Jones’ second score followed an opportune turnover, the aspect of the game which allowed the Mustangs to pull ahead. SMU converted both of Houston’s lost fumbles into touchdowns. The first fumble, a whiff on a swing screen by Cougars’ quarterback/wide receiver hybrid Bryson Smith, led to an 11-yard play-action touchdown from SMU quarterback Shane Buechele to tight end Kylen Granson. The second fumble, a strip sack on Tune on the opening drive of the third quarter, positioned the Mustangs near the goal line — setting up the easier of Jones’ two touchdown runs.
“I saw him coming and tried to get out of the pocket,” Tune said regarding the fumble. “I tried to throw it away. He got to me too quick and he knocked the ball out. It was a bad play by me. I have to eat the sack and keep possession of the ball.”
Outside of Jones, SMU received a considerable boost from wide receiver James Proche. With wide receiver Reggie Roberson leaving the game due to injury, Proche caught seven of Buechele’s passes for 83 yards and hauled in the first score of the evening. On the Houston side, Stevenson shined with 211 receiving yards on five receptions (the first player with two 75-yard touchdowns in a game this season). The Cougars also excelled in the run game despite the backfield operating without Patrick Carr. Backup running back Mulbah Car drove the offense with 136 rushing yards, including a 44-yard run to set up a 1-yard score. Car and Stevenson’s big-play potential kept the Cougars in the fight and nearly pushed SMU to the brink at TDECU Stadium.
“We came into this knowing that Car was going to be our guy,” Houston head coach Dana Holgorsen said. “We practiced him all week, he’s had fresh legs, and he looked like it. He gave us a huge spark. We have to be selective on when we choose to play him. I think we’d all like to watch him play next year.”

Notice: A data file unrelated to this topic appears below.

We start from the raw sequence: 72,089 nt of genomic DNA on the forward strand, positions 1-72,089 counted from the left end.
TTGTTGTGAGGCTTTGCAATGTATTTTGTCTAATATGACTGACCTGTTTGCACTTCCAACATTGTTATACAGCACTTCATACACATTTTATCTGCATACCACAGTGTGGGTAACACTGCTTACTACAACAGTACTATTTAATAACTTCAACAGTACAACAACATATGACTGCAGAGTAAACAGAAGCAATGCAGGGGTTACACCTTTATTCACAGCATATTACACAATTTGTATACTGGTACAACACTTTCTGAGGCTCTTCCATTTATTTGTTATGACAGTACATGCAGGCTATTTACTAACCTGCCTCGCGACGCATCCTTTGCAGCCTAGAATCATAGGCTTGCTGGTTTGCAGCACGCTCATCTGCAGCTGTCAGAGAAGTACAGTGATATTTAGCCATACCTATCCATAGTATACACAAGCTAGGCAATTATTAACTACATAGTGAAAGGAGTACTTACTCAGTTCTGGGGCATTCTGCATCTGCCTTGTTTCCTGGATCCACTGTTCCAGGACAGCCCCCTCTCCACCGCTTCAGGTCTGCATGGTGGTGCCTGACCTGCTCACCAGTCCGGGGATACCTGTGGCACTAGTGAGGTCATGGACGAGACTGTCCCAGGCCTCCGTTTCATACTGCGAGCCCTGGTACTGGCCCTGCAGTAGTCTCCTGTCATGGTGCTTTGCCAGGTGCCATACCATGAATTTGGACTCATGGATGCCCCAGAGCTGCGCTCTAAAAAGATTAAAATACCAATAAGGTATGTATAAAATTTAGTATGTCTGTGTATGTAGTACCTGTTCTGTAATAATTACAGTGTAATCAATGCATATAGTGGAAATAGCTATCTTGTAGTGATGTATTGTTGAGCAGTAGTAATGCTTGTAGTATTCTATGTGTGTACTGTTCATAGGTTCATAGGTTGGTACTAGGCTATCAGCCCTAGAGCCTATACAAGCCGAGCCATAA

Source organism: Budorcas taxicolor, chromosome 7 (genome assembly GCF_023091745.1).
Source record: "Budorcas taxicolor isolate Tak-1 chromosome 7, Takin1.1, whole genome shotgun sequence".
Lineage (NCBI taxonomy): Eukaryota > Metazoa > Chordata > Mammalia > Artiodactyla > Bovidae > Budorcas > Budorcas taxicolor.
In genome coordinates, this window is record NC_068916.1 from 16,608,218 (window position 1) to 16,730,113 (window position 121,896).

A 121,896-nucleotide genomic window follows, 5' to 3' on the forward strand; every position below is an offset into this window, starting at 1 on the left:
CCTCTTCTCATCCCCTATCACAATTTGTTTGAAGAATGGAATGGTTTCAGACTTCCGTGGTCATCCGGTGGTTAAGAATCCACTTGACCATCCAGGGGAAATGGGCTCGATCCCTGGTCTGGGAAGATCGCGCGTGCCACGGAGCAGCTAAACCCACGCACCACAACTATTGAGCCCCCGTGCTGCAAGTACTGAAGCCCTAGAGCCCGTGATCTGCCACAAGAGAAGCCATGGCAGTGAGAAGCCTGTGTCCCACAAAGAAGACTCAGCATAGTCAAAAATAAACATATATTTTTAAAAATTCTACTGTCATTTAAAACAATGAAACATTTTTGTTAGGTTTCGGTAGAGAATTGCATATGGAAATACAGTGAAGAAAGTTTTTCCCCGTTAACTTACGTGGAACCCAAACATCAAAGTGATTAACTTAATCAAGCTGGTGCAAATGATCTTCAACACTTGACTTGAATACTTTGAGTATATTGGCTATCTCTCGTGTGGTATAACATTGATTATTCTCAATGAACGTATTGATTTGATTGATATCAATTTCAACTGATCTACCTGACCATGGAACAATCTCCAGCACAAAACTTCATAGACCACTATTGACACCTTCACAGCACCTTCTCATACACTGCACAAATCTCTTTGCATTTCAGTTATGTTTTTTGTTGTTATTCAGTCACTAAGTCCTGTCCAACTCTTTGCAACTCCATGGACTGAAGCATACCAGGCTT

SMU bent, but never broke. The Mustangs remain as one of 10 unbeatens in the FBS and the lone team chasing perfection in the AAC. Eyes fixated on the exclusive New Year’s Six Bowl, the Mustangs understand their greatest challenges lie ahead. Next up is a road game versus a potentially-ranked Memphis team, which exhibits one of the nation’s most explosive offenses and is vying for the same bowl destination as SMU.
Already matching its loss total from a season ago, Houston’s schedule doesn’t ease up anytime soon with a visit to UCF looming on Saturday, November 2. After facing the Knights, the Cougars’ remaining home schedule includes two 1-loss foes in Memphis and Navy.
“It sucks that we’re 3-5 with five close losses to five really good teams,” Holgorsen said. “We have to stay the course and I have no reason to believe that we won’t. I hope we have enough bodies to finish the year, but I know whoever is out there will play hard and I’m proud of them for doing that.”
Perfection isn’t attainable by complacency, but after decades of struggle in Dallas, SMU is finally back to a winning culture. Thursday night’s survival in Houston proved that Dykes’ team finds ways to win and keep the zero in the loss column.
“We think about it and it’s cool, but every day we just want to get the win,” Jones said on the historic season. “Get the win each week and everything else will take care of itself. We are proud of what we are doing right now, making this big time run.”